The Best of Times Short Story Competition

Spring 2009 Results


Copyright © Gayle Beveridge 2009

Danhooden was a bulb baby, which was an accurate description even though he was grown to adulthood, since standing on his tip-toes he was no taller than Merryl Conch’s big toe was high.  I can say this with some authority, as on more than one occasion I had the harrowing experience of watching Danhooden dancing dangerously close to Merryl’s big toe while Merryl, with a roughness driven by a decidedly grumpy disposition, stomped about in his garden at number 21 Duclose, attacking weeds and flowers alike. My concern was not in any way prompted by a liking of Danhooden; he was without doubt the most annoying little creature I had ever had the displeasure of meeting.  It was just that he may well be the only bulb baby left in existence and protecting an endangered species came naturally, no matter how unimposing the subject at risk.

Danhooden had in many ways the appearance of a man, except that his overly stocky legs were hairy as a thistle stem, his finger tips tapered orange, like closed pumpkin flowers, his hair crimson as a rose and his face, wrinkled brown from summer sun, made him look, contrary to his nature, as though he might wither and die at any moment.  He was a joker, happy and gleeful, always jumping here then there, sprite-like.   Back in the old days when there had still been a colony of bulb babies in Merryl Conch’s garden, Danhooden had amused himself endlessly playing practical jokes and taking the mickey, which might have all been well, were bulb babies not generally a serious and sombre folk.  I had long suspected, though the secrecy with which they conducted their affairs make it impossible to know for sure, that the bulb babies having been tortured long enough by Danhooden’s joviality, had snuck away during the night, deliberately leaving him to his own devices.  Rumours had surfaced many months later that a bulb baby colony was, to the last individual, buried alive by a backhoe, at number 23 Duclose.  I believe that on hearing that sorry tale, Danhooden and I came simultaneously to the conclusion that he was the last of his kind; this to the best of my recollection being the first of only two times that he and I agreed on anything.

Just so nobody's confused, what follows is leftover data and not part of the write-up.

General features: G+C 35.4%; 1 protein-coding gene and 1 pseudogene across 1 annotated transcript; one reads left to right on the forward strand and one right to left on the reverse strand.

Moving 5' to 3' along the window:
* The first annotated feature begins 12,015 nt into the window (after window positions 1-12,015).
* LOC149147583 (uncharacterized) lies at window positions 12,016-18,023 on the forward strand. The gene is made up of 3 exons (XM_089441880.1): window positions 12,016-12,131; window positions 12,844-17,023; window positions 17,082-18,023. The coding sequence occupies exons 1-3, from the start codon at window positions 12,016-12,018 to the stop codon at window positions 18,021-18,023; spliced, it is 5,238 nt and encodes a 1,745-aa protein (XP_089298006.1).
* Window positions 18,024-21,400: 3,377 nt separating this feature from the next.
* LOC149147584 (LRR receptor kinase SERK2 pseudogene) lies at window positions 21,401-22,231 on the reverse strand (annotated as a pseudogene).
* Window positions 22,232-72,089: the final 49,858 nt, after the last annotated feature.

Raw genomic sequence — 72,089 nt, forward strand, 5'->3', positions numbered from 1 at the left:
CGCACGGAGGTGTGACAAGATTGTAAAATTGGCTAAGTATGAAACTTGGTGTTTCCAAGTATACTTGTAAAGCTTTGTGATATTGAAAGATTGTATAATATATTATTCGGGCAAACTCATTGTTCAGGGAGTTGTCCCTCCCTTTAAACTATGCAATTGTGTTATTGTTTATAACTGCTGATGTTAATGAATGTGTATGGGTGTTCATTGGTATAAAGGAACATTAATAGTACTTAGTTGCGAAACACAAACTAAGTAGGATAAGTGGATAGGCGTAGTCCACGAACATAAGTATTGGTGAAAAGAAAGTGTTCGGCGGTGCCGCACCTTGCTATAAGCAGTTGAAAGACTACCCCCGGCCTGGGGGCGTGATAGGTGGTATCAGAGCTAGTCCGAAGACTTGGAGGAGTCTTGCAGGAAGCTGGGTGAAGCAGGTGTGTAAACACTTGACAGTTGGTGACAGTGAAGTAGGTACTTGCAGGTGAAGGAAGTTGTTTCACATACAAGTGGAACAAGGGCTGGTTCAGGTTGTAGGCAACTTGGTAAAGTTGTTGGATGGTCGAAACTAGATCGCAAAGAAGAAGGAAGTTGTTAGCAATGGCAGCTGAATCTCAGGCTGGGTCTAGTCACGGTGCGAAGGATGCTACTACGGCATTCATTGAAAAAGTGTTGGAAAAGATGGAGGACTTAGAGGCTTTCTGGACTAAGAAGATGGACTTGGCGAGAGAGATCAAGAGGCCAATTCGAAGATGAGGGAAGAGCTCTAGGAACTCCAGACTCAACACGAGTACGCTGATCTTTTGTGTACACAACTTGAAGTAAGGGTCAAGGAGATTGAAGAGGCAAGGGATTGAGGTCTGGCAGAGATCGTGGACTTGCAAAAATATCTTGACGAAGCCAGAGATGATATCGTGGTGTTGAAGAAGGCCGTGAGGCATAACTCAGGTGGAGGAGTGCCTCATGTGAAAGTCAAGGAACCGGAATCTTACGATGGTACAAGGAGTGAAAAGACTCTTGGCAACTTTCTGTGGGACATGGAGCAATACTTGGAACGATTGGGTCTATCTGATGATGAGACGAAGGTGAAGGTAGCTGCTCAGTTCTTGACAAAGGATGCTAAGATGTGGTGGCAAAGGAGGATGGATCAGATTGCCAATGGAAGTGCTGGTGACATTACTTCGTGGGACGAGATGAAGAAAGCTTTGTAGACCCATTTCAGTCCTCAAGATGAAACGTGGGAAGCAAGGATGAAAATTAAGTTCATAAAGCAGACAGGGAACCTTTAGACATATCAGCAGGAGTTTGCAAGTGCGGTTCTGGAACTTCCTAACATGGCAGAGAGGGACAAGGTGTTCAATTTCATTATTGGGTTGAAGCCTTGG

Merryl Conch was by no means an endangered species; a sad misfortune for a world far too heavily populated with such malcontents as he.  Soon to reach his 70th year, he had been born disgruntled.  Blaming the world for whatever perceived injustice his embryonic state had taken upon itself to absorb, he had cultivated bad temper with the same care and attention an oyster might bestow upon the pearl within its charge.  Having never found a suitable partner, for none who came to know him were persuaded to contemplate even part of a lifetime at his side; he had courted loneliness, caressed her with isolation and bestowed upon her the gift of bitterness.  He was a balding man with scattered tufts of hair upon his head, gathered in no particular fashionable order.   His hands were gnarled tree-like from arthritis and he had a hunched and wizened body.  His thin lips, dry and cracking, curled unevenly.  His eyes, in need of glasses for which he was too miserly to pay, were ever squinting and the bottom of his nose turned at a 30 degree angle to the bridge.  So fixed was his belief that happiness was no more than a tempting deceit, he was said to have blackened out that word in his copy of the Oxford English Dictionary, this being the only literature allowed permanent standing on his mantel.